from the Lair of the Wildman
If you had attended Elementary School or High School with me, you would immediately recognize me in this photograph – I am the one up front. In fact, I don’t think I was as cool as this kid.
For me, those years in school were a nightmare. Sure, I was usually the last one picked for a team, I was clumsy and pudgy. We didn’t have much money and my mother made clothes for me that caused quite a sensation; and teachers usually liked me – a sure fire method for exclusion.
All those truths hurt and caused conflict but the thing I wanted most was to ‘belong’, and I don’t know if its the nature of people or wanting something so badly, but thats the thing I just couldn’t have.
That truth is what makes the story that follows compelling for me. Following March’s Conversation Circle, where once again 16 men showed up to get real about their shadows and gold, I received an e-mail from a man widely known in the community. This man is a long-time warrior but a man who hangs on the fringes, dresses differently, is a lightning rod for judgement and an self-appointed eccentric. He had heard through a friend of my Conversation Circles and wanted to be included on the e-mail list. My gut response was “No!” That is how I found out I was perfectly willing to be in the background part of the photo too.
So to speak it clearly, I, who was painfully familiar with being made fun of, being excluded, and the butt of sarcasm and even ridicule about things that might or might not have been true – was suddenly willing to perpetrate those acts against another man.
I sat with this unwanted e-mail a few days before responding. By now I had had an opportunity to look more closely in my mirror. I saw a very accurate and unflattering image of my ego and attachment to things that are not even mine – like the beautiful and provocative energy of this circle of men. I saw my fear of having to share, my fear of things changing and the illusion that I have any control over change. Most powerfully, I saw my own need to “feel special” and what I was willing to do to perpetuate that feeling rather than “knowing” that it is inherently true.
A few days later, this man agreed to sit down face to face and talk with me. I had included him on the next e-mail but, there was more work to do. It is worth noting that I was 35 minutes late for that breakfast meeting. He doesn’t carry a cell phone and I went to the wrong restaurant (of the same name) and noticed the Universe permitting me to be humbled on my way to being humbled.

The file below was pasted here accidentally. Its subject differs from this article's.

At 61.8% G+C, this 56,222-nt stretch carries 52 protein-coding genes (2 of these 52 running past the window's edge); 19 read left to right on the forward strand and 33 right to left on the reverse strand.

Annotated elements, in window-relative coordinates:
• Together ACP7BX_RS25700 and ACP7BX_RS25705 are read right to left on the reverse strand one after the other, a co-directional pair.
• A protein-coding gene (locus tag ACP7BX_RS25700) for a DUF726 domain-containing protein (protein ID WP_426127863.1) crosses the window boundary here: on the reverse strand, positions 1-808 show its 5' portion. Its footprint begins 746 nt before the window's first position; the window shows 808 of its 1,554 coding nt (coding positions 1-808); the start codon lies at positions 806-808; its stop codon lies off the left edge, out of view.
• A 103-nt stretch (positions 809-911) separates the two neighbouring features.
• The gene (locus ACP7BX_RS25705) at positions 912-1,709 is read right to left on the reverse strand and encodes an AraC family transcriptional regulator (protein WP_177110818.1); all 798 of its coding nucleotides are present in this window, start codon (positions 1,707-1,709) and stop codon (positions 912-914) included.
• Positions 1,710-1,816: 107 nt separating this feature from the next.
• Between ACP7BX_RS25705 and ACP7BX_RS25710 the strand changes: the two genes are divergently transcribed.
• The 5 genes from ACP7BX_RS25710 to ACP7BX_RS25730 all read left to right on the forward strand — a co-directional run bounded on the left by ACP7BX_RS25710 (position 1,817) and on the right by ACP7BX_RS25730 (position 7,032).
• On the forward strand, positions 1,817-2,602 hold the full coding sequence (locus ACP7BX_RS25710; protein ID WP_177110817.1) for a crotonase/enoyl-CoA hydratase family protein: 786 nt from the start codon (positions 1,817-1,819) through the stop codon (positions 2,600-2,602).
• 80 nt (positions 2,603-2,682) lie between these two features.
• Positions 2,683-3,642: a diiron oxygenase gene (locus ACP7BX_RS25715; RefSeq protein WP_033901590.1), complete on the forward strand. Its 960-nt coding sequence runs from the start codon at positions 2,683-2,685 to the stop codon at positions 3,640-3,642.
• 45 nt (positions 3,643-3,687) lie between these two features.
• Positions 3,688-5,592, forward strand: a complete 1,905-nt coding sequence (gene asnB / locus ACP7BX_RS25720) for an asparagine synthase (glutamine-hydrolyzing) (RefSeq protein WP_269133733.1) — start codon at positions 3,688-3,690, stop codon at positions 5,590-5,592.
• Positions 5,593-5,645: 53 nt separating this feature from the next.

After a brief greeting and exchange, I got right to it. “Jim,” I said, “Thank you for the e-mail you sent, it gave me a chance to see myself more clearly.” I looked in his eyes deliberately, took a deep breath and continued, “When I read it my gut response was that I didn’t want to share my group with you. And, that is not the kind of man I choose to be.”
Now an amazing thing happened when Jim responded, he said, “Thank you for seeing me brother!” There were no bells nor magical chimes, but I am telling you the world felt a little shifted. Not only that, Jim gave me permission to share our story for the sake of a bigger picture.
Reeling from the blessing I had received in my conversation with Jim, I thought I saw a larger opportunity. Could I share this story with the Circle? What if sharing the truth of my own prejudice and attachment to ego in this regard, could allow more of us to look honestly at the fractured condition of our community of Warrior men? So, with the intention of sharing the ‘ugly’ truth about myself, I called and personally invited more than a dozen men, who sit on a different side of our tribe to to ‘step into’ my discomfort with me. The more I called, the easier it got. Hell, those who I didn’t have numbers for I Facebook messaged and texted.
To set the tone last Friday, after men landed and checked in, I announced that we were going to have a Tug of War, assigned two Team Captains, and, just like in High School they selected teams one by one. I had a remarkably old and familiar feeling in my gut. It began a meandering and heartfelt exploration of belonging and not.
Of wanting and not daring to want.
I was, until this moment, ambivalent about disclosing to you that, aside from Jim, not a single man I called personally showed up. However, I just realized what the real Tug of War is.
from the Lair of the Wildman